Effect of ONO1714, a Specific Inducible Nitric Oxide Synthase Inhibitor, on Lung Lymph Filtration and Gas Exchange during Endotoxemia in Unanesthetized Sheep

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Abstract

Background:

The effect of nitric oxide synthase inhibitor on acute lung injury remains controversial. The current study was designed to examine effects of a newly synthesized and selective inducible nitric oxide synthase inhibitor, ONO1714, on endotoxin-induced lung injury in unanesthetized sheep.

Methods:

Thirteen unanesthetized sheep chronically instrumented with a lung lymph fistula and vascular catheters for monitoring were prepared. Animals were randomly allocated into two experimental groups. In experiment 1, sheep (n = 6) were infused only with endotoxin (1 μg/kg) for 30 min. In experiment 2, sheep (n = 7) were pretreated with ONO1714 (0.1 mg/kg) before 30 min of endotoxin administration, and the endotoxin was infused in the same manner as in experiment 1. Mean pulmonary arterial pressure, left atrial pressure, systemic arterial pressure, and lung lymph flow were measured. Observation was continued over 5 h after endotoxin administration.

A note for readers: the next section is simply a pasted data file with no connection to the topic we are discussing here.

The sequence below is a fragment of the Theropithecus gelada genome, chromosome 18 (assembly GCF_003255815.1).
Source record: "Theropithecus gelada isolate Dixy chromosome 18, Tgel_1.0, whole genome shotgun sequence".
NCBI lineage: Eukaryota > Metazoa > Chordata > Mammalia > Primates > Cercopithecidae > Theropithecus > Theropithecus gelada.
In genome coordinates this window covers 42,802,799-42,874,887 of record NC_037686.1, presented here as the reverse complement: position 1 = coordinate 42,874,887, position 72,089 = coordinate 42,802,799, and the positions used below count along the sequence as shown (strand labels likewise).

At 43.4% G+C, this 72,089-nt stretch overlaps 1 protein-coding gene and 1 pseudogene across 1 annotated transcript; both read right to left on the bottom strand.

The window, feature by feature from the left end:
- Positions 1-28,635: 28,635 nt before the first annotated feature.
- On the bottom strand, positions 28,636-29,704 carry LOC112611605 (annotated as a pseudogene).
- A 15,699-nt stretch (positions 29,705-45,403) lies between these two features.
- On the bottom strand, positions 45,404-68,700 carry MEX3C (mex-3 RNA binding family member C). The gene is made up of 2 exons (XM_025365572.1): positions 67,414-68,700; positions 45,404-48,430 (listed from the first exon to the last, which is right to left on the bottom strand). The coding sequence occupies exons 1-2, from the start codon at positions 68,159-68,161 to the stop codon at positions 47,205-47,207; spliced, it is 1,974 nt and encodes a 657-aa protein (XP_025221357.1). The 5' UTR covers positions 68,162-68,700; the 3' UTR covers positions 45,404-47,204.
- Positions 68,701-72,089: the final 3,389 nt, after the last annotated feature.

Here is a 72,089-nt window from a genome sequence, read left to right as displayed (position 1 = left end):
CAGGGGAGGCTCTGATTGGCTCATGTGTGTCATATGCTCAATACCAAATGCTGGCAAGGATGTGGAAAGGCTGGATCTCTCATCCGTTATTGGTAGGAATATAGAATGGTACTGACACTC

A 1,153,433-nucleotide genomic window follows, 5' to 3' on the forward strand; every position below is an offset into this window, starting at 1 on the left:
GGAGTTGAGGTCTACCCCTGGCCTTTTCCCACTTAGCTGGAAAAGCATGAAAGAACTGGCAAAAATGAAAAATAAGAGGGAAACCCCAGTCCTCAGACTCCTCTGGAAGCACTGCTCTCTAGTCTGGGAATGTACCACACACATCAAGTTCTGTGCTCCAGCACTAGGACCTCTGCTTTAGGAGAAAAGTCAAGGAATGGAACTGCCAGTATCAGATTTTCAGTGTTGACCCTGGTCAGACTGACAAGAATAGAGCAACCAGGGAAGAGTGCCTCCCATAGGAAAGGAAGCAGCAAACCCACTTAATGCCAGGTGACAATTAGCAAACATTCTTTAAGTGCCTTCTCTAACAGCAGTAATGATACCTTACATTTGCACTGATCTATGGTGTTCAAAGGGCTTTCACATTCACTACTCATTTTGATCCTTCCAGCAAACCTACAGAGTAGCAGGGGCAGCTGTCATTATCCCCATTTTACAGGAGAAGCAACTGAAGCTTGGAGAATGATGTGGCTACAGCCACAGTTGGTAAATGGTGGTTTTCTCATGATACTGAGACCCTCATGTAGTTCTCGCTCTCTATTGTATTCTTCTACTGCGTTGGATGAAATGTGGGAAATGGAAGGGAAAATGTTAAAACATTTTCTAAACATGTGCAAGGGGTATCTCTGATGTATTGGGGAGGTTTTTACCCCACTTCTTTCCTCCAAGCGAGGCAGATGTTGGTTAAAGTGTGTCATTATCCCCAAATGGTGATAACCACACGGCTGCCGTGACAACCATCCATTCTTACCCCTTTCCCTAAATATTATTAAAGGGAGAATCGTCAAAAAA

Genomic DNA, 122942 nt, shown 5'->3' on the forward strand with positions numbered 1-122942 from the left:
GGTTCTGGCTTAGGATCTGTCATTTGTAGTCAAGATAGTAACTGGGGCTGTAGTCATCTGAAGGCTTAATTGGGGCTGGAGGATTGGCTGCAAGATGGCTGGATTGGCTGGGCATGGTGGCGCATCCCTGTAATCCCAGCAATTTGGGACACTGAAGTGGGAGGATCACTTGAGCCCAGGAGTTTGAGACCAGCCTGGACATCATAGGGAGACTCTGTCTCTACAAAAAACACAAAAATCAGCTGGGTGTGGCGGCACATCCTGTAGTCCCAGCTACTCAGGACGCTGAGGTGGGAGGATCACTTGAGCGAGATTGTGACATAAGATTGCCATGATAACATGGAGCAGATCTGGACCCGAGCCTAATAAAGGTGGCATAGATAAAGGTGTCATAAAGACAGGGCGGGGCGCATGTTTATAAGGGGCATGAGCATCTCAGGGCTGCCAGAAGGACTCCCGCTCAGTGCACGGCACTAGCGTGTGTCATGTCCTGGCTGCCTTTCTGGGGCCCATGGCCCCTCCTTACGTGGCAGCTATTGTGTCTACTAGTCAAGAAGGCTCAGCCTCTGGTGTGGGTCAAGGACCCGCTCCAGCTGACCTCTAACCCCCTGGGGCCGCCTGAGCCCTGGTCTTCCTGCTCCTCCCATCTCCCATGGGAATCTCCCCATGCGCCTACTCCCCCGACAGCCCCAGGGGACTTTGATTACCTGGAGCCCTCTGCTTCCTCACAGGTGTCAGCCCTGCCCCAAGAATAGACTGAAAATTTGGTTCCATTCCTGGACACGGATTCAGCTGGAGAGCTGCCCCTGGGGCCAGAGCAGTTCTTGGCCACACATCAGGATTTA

Results:

ONO1714 did not cause any pulmonary hemodynamic changes at baseline or exert any influences on transient pulmonary hypertension and increased pulmonary vascular resistance during endotoxemia. However, inducible nitric oxide synthase inhibition with ONO1714 significantly reduced lung lymph filtration and improved abnormal oxygenation during endotoxemia. In addition, increased nitrate–nitrite in plasma and lung lymph in response to endotoxin was prevented by treatment with ONO1714.

Conclusions:

These findings suggest that nitric oxide release by the inducible nitric oxide synthase pathway partially contributes to the increased permeability of pulmonary edema and decreased oxygenation during endotoxemia in sheep.

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